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HTTP Location Header

The location header is sent when performing permenant (301) and temporary (302) redirects. In PHP, we can send a Location header using the header function.

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Edited: 2018-01-27 12:40

The HTTP Location header tells the browser to load another page, often used when performing 301 redirects. Usually a HTTP status code, such as the 303 See Other, is also sent when a location header is used.

The HTTP location header can be sent in response to any request that matches content which has been moved. The browser should automatically pass on the request to the location indicated in this header.

While a relative path might work in some clients, it is recommended to use absolute path with the location header.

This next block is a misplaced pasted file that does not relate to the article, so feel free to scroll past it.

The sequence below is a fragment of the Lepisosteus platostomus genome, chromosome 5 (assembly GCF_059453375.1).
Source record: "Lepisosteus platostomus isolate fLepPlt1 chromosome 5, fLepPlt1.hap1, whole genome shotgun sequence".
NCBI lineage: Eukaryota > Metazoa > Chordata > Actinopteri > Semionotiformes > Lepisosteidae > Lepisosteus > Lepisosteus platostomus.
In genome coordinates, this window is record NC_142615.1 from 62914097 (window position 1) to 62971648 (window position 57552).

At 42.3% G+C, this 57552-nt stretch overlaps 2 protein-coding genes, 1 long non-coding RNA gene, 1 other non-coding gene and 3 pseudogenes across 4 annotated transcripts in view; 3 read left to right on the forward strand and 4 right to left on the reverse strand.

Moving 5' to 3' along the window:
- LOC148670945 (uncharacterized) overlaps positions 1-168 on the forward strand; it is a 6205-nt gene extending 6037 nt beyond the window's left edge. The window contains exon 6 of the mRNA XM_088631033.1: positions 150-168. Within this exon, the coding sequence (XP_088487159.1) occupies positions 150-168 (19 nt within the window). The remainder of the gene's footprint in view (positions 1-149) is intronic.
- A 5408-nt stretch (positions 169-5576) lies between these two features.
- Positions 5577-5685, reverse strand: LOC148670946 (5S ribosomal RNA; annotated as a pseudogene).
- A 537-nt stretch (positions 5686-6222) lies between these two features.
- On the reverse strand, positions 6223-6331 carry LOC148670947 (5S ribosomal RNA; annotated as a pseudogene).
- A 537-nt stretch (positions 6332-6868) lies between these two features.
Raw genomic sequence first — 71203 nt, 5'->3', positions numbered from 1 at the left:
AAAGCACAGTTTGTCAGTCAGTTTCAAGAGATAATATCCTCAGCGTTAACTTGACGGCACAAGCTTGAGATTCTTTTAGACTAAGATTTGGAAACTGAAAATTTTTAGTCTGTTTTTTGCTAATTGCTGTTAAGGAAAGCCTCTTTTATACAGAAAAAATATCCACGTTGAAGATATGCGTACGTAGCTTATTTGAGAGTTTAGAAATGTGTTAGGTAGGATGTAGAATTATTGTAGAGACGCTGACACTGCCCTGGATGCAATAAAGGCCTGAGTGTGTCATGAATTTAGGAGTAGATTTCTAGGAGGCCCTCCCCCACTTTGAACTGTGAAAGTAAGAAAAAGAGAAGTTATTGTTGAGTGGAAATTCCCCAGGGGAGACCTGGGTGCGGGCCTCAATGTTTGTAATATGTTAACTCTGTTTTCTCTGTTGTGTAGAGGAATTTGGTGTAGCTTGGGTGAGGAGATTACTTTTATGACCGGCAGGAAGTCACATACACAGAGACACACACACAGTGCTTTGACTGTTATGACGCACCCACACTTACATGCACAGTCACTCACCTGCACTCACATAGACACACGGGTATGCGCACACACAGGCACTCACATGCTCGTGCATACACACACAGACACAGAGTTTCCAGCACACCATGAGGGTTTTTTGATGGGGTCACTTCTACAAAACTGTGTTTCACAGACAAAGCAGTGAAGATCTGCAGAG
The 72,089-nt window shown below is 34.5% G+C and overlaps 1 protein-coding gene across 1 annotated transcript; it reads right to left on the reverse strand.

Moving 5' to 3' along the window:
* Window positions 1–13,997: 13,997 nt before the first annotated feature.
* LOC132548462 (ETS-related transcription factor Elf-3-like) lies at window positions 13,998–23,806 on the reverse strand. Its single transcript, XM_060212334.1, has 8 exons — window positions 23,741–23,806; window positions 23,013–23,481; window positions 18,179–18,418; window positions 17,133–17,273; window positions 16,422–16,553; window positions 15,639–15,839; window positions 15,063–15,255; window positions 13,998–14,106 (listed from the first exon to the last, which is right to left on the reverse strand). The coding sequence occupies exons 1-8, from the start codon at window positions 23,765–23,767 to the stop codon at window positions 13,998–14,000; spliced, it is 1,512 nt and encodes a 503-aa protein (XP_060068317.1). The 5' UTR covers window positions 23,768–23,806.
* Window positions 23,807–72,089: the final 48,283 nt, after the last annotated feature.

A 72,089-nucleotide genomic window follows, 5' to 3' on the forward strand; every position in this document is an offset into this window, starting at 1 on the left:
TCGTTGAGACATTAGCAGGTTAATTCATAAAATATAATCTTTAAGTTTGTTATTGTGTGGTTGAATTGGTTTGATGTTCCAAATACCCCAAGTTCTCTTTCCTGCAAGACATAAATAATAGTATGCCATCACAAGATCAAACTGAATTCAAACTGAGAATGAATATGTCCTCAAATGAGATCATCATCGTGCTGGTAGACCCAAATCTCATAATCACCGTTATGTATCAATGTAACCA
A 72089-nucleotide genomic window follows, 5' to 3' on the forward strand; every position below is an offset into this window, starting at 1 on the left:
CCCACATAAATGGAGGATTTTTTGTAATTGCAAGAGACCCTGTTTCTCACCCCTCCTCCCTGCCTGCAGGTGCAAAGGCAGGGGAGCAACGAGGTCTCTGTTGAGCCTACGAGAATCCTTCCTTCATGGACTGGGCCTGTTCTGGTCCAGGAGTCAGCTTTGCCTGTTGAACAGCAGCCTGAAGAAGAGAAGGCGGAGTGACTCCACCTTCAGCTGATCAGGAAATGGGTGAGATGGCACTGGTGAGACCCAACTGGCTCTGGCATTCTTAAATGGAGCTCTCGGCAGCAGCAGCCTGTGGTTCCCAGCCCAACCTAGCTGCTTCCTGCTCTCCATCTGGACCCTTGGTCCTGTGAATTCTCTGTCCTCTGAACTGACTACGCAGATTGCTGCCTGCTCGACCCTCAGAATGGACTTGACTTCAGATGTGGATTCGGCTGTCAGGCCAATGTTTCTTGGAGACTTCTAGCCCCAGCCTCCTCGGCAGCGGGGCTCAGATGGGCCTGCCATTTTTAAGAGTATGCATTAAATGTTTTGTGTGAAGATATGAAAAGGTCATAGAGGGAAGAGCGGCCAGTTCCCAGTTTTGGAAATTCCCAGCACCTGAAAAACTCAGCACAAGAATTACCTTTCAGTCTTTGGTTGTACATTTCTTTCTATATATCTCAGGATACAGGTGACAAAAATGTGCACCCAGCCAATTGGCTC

$protocol = $_SERVER["SERVER_PROTOCOL"];
 // Determine the protocol
if (($protocol != 'HTTP/1.1') && ($protocol != 'HTTP/1.0')) {
  $protocol = 'HTTP/1.0';
}
 // Send the Headers
header($protocol . ' 303 See Other');
header('Location: http://beamtic.com/other-page');

Sending headers in PHP

When using the header function, it is a good idea to dynamically determine the protocol in one place, so you will not have to edit all the places the headers are sent, in case you later change the protocol.

$protocol = $_SERVER["SERVER_PROTOCOL"];
 // Determine the protocol
if (($protocol != 'HTTP/1.1') && ($protocol != 'HTTP/1.0')) {
  $protocol = 'HTTP/1.0';
}

To perform a redirect in PHP, we can use the header function. Assuming we are redirecting to /other-page from the current requested page, we can do like below:

header($protocol . ' 303 See Other');
header('Location: http://beamtic.com/other-page');

Note. Header's should always be sent before any output, such as that produced by echo, print, or by exiting PHP with "?>", otherwise you might get "headers already sent" errors.

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